Schnittke wrote a large amount of music in all genres, much of it composed following a succession of severe strokes in the summer of 1985 that left him physically weakened and partly paralysed. His mental energies nevertheless seemed undiminished, enabling him both to complete his illness-interrupted Viola Concerto and to compose the first of two cello concertos in less than a year thereafter. Showing extraordinary spirit and a determination to live the rest of his musical life to the full (forced to retire from freelance work as a composer of film music, his tally of completed film scores stands at a remarkable 64) his later music quickly came to suggest that physical adversity may even have had creativity-enhancing consequences of a more spiritual kind.
Like that of his three great Russian compatriots, Stravinsky, Prokofiev and Shostakovich, Schnittke’s mature music seems inspired by a vivid sense of urgency that can even now be intensely moving whether suggesting a quasi-religious serenity or provoking a carefully controlled musical chaos that can veer from humour to violence as part of the terrifyingly passionate involvement of even so apparently light-hearted a piece as the little (K)Ein Sommernachtstraum.
Four outstanding string quartets, a string trio and a piano quintet are fine examples of a classical high-art seriousness within a chamber music repertoire the extremes of which range from the seriously experimental to the frankly hilarious. But it is perhaps less for his two recent operas, The life of an idiot and Faust, or nine symphonies than for his distinctive contribution to the repertoire of instrumental concertos – mostly for one or more strings, but including three for piano and one for piano four-hands that he may be best remembered.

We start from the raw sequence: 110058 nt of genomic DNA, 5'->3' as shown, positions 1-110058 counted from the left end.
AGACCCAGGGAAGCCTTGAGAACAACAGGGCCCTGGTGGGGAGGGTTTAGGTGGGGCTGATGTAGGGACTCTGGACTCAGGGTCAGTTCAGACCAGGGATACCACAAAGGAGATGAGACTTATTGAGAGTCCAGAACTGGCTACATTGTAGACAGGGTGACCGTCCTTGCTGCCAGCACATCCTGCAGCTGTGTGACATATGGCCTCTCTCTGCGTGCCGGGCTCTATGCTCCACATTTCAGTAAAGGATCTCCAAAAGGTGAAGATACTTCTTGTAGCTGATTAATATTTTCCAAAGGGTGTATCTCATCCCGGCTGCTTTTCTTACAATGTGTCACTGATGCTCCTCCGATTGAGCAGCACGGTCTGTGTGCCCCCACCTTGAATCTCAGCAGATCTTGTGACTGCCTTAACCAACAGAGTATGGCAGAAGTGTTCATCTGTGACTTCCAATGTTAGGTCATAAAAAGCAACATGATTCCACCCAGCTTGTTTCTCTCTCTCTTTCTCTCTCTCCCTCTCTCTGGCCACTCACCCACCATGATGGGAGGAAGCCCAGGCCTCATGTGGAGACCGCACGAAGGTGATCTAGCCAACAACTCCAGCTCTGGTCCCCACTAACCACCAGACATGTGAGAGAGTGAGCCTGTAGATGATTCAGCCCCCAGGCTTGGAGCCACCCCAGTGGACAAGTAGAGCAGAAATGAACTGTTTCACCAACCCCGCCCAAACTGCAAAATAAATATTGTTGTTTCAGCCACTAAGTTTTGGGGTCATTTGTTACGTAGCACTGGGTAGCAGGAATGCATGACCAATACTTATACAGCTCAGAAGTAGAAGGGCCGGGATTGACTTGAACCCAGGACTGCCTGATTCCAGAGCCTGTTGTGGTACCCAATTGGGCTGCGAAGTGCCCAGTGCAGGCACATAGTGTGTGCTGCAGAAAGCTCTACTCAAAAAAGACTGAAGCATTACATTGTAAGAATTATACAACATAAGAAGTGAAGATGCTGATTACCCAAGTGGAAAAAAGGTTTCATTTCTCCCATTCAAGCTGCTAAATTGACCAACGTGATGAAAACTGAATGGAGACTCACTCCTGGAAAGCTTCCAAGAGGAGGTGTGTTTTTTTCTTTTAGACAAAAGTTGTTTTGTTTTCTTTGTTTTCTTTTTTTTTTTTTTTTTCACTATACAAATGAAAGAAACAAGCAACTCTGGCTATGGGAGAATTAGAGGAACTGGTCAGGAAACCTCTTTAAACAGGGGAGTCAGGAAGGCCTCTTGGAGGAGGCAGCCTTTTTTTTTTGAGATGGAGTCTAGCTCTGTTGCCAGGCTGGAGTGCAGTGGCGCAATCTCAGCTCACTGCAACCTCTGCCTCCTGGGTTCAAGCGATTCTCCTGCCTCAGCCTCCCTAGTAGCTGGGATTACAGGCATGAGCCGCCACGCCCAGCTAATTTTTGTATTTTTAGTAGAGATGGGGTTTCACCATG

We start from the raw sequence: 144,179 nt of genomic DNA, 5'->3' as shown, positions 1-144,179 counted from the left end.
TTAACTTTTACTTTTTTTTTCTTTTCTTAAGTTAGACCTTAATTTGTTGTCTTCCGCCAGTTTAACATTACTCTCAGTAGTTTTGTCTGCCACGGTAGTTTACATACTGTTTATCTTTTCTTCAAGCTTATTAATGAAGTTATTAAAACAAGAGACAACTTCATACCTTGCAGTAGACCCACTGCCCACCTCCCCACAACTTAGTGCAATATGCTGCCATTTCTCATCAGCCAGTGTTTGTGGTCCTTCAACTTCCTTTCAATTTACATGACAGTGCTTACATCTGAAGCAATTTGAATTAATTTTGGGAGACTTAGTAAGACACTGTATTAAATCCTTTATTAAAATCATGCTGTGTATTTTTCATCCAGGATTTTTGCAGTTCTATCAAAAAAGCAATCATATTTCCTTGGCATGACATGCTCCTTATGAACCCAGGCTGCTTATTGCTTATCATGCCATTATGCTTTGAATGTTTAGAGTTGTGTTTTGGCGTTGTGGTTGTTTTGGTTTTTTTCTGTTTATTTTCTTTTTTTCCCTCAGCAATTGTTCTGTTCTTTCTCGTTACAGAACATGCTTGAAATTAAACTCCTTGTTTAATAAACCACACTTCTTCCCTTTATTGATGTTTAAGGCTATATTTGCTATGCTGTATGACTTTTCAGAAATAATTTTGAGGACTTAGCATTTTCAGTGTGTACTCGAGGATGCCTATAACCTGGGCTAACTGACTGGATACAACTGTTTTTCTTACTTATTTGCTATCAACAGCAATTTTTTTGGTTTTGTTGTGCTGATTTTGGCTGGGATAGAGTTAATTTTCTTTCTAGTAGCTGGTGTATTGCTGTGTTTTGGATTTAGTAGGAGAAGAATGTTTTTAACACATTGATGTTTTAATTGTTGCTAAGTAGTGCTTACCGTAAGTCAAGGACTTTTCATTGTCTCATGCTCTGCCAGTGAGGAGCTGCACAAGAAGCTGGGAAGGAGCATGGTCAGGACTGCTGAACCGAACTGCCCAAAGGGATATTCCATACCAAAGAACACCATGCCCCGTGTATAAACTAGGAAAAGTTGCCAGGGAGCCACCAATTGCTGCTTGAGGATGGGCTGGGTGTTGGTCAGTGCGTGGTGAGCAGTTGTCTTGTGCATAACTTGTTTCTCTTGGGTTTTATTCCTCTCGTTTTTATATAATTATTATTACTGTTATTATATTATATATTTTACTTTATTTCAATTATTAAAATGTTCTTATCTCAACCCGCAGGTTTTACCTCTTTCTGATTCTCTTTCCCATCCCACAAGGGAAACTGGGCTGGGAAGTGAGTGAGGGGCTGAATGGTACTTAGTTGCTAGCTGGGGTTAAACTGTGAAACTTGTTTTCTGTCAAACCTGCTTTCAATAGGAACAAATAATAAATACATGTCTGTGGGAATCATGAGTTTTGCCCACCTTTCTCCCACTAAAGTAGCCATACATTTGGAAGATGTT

Moving to Germany in the late 1980s with his second wife Irina, he spent some time in Berlin before settling in Hamburg, where he taught at the Hochschule fair Musik in between travelling the world to attend performances of his works. These invitations he continued to accept with alacrity and, despite the increasing physical effort involved, with all the touching enthusiasm of a previously fettered Soviet citizen.